Be Better Informed About Ebola

Oct 14, 2014
Health Care
Press

McMorris Rodgers Statement on Ebola Crisis

WASHINGTON, DC – Rep. Cathy McMorris Rodgers (WA-05) issued the following statement today after President Obama appointed Ron Klain to serve as the Administration’s Ebola response coordinator.

“We must do everything possible to protect the American people from the growing and life-threatening risk of Ebola.  As more cases are diagnosed, especially in light of the recent reports, I expect the Administration and Centers for Disease Control (CDC) to act swiftly and aggressively to not only combat this epidemic, but also gain the trust and confidence of the American people every step of the way.  A biosecurity threat of this nature requires a comprehensive strategy across multiple federal agencies – not just a single official. 

“I urge the Administration to consider immediate travel restrictions – such as visa bans for non-US nationals in the West African countries most impacted – in addition to making sure the CDC and other agencies have the resources they need to train and equip health care professionals to fight this virulent disease.  I will continue to advance efforts to assist the Administration’s response to combat the Ebola outbreak – including the recent approval of $750 million to support Operation United Assistance, the Department of Defense-led mission.  This is a public health emergency – and it should be met with aggressive, coordinated, and immediate action.”

The Centers for Disease Control and Prevention (CDC) is working to prevent Ebola victims from coming into contact with others. The CDC is also working with the Department of Homeland Security to monitor airports and to screen those with symptoms of infection.

In the House, the Energy and Commerce Committee’s Subcommittee on Oversight and Investigations is closely monitoring the impact of the disease, and will hold a hearing, Examining the U.S. Public Health Response to the Ebola Outbreak, on Thursday, October 16, regarding the ongoing outbreak.

What is Ebola?

Ebola is a rare and deadly disease caused by infection with one of the Ebola virus strains. It was first discovered in 1976 near the Ebola River in what is now the Democratic Republic of the Congo. Since then, outbreaks have appeared sporadically in Africa.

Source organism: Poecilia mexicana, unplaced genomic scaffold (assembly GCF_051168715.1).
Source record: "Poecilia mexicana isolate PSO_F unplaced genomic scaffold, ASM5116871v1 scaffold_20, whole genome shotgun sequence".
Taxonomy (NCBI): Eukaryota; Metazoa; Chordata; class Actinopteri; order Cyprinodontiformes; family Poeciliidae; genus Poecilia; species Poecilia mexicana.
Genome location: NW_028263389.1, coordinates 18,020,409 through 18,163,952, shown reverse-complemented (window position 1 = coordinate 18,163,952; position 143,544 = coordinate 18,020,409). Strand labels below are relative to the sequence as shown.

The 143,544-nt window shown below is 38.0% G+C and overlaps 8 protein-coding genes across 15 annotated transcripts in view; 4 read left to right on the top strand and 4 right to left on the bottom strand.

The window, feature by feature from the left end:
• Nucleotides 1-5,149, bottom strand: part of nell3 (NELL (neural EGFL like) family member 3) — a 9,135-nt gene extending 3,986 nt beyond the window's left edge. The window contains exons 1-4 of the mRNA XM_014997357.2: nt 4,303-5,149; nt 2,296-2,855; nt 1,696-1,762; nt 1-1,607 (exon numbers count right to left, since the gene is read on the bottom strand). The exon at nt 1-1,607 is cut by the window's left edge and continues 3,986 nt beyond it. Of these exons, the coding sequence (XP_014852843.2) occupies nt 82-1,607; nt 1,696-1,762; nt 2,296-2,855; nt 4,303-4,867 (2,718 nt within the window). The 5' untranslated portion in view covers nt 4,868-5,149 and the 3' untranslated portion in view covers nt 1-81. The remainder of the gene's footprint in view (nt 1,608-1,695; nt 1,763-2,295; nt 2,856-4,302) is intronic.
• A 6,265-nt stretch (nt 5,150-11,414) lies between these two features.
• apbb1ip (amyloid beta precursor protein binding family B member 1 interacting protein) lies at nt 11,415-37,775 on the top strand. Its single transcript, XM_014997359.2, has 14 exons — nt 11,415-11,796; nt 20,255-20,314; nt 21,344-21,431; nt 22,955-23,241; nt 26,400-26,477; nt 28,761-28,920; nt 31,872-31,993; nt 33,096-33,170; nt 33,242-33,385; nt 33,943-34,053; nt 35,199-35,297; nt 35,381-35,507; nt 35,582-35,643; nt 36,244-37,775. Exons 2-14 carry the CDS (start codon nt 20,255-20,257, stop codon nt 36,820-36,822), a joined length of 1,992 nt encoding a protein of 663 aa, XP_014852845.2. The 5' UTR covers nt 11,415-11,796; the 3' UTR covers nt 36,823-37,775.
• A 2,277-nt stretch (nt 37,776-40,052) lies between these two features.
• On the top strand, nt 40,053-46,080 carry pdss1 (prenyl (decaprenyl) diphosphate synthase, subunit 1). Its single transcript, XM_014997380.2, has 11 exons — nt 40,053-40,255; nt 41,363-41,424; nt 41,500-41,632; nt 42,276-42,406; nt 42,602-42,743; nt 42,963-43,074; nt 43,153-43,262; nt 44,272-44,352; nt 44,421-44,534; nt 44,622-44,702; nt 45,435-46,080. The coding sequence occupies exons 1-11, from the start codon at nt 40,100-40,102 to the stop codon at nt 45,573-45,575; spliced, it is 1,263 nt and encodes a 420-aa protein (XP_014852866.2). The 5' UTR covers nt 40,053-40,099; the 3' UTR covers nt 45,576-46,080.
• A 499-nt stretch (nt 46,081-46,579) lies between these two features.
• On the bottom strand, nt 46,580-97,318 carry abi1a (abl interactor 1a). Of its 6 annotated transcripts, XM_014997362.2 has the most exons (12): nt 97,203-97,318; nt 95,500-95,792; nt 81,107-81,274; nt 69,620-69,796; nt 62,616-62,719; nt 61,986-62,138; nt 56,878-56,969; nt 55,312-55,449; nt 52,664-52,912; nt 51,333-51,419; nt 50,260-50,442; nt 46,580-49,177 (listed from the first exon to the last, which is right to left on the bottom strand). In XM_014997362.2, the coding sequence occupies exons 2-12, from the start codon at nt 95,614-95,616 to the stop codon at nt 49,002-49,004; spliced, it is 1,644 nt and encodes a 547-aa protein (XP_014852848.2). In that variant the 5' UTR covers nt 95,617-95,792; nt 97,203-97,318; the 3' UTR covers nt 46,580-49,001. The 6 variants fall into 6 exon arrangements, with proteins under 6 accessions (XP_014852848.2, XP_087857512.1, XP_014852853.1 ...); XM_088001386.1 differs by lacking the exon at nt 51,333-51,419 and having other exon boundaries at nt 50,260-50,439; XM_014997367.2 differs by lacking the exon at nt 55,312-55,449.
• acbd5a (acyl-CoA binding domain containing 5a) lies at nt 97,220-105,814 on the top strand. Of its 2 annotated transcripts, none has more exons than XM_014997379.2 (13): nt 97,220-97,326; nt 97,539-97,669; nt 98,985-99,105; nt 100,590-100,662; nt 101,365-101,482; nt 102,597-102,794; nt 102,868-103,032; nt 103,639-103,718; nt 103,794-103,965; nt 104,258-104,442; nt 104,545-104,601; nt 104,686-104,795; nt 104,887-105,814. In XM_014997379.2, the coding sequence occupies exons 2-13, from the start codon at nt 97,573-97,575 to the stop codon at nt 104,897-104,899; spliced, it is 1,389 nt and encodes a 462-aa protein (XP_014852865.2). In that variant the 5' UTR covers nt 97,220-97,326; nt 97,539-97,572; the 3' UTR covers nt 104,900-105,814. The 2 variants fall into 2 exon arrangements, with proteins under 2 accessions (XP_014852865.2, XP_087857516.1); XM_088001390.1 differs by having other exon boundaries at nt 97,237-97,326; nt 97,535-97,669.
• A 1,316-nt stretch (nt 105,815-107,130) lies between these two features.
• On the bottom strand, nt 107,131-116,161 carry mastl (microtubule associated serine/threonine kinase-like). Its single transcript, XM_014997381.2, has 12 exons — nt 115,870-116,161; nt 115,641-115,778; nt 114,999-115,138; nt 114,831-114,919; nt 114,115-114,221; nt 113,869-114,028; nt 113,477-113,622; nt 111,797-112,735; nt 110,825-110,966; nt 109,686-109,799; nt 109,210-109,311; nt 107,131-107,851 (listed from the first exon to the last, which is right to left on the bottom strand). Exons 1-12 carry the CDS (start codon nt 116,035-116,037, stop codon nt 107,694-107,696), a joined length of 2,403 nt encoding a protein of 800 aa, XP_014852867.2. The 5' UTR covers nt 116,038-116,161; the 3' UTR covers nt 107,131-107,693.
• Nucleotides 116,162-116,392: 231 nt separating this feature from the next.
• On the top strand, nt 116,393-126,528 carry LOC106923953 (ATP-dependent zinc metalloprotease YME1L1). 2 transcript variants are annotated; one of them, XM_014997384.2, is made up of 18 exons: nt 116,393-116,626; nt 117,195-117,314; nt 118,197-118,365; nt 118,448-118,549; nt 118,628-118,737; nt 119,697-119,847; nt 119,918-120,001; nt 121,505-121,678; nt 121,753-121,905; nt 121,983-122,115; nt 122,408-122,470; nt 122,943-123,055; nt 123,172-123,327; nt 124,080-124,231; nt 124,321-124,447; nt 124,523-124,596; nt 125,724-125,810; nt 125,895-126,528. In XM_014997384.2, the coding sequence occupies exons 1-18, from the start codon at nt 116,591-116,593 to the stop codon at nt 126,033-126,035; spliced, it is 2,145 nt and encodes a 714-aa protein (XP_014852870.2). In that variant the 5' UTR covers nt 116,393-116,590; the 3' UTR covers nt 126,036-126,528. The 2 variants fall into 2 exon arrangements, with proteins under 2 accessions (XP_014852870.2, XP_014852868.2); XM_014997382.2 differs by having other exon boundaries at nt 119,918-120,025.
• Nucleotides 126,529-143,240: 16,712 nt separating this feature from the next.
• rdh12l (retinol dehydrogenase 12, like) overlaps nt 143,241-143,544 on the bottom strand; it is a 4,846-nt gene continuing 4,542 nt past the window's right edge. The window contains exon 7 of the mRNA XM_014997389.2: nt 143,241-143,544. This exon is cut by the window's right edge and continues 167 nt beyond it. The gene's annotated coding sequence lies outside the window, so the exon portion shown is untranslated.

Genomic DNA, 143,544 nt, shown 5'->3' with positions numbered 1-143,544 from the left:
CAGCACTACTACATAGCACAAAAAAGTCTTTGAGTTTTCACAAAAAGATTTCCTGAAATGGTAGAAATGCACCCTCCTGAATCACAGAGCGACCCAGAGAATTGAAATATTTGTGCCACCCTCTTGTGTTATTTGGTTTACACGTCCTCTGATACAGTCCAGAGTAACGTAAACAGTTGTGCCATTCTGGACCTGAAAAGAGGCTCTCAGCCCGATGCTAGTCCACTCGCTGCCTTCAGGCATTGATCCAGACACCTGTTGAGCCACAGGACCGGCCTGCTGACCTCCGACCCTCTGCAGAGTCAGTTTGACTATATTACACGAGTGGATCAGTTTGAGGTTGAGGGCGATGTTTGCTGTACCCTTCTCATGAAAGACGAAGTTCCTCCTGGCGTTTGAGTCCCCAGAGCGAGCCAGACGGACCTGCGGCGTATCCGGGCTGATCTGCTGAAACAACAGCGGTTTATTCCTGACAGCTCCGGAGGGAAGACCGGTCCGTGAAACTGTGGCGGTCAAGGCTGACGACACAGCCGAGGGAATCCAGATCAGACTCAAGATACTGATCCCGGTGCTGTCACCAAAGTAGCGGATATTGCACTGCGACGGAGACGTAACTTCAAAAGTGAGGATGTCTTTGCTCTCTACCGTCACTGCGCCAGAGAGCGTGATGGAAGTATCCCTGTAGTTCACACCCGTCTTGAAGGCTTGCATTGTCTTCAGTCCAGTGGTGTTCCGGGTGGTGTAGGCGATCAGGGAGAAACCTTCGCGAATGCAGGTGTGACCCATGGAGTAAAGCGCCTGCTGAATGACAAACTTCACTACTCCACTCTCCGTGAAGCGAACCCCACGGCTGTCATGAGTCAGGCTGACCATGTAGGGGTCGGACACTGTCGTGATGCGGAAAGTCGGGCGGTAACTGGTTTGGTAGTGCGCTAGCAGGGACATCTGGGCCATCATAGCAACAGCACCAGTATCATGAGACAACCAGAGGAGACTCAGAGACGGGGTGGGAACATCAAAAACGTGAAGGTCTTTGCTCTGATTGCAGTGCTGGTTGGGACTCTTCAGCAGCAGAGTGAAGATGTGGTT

It is caused by infection with a virus of the family Filoviridae, genus Ebolavirus. There are five identified Ebola virus species, four of which are known to cause disease in humans.

The natural reservoir host of Ebola virus remains unknown. However, researchers believe that the virus is animal-borne and that bats are the most likely host of the disease. Four of the five virus strains occur in an animal host native to Africa.

The incubation period for Ebola is generally eight to 10 days; but it can be as short as two days or as long as 21 days. 

*Source: Centers for Disease Control and Prevention (CDC)

As numerous reports about Ebola and Ebola’s impact in the United States come out, please use these government resources to better understand this virus:

Click here for updates regarding the Ebola virus (CDC)

Click here to better understand how the virus is transmitted (CDC)

Click here for a list of prevention tips (CDC)

Click here for a record of current and past outbreaks (CDC)

Click here to better understand treatment for Ebola (CDC) 

What to do if returning to the U.S. from an area where an outbreak is occurring:

Monitor your health for 21 days if you were in an area with an Ebola outbreak, especially if you were in contact with blood or body fluids, items that have come in contact with blood or body fluids, animals or raw meat, or hospitals where Ebola patients are being treated or participated in burial rituals.

Seek medical care immediately if you develop fever (temperature of 101.5°F/ 38.6°C) and any of the following symptoms: headache, muscle pain, diarrhea, vomiting, stomach pain, or unexplained bruising or bleeding.

Tell your doctor about your recent travel and your symptoms before you go to the office or emergency room. Advance notice will help your doctor care for you and protect other people who may be in the office.

*Source: Centers for Disease Control and Prevention (CDC)

Please visit this timeline of actions taken in the House to assist and assess the government's response to the Ebola outbreak. 

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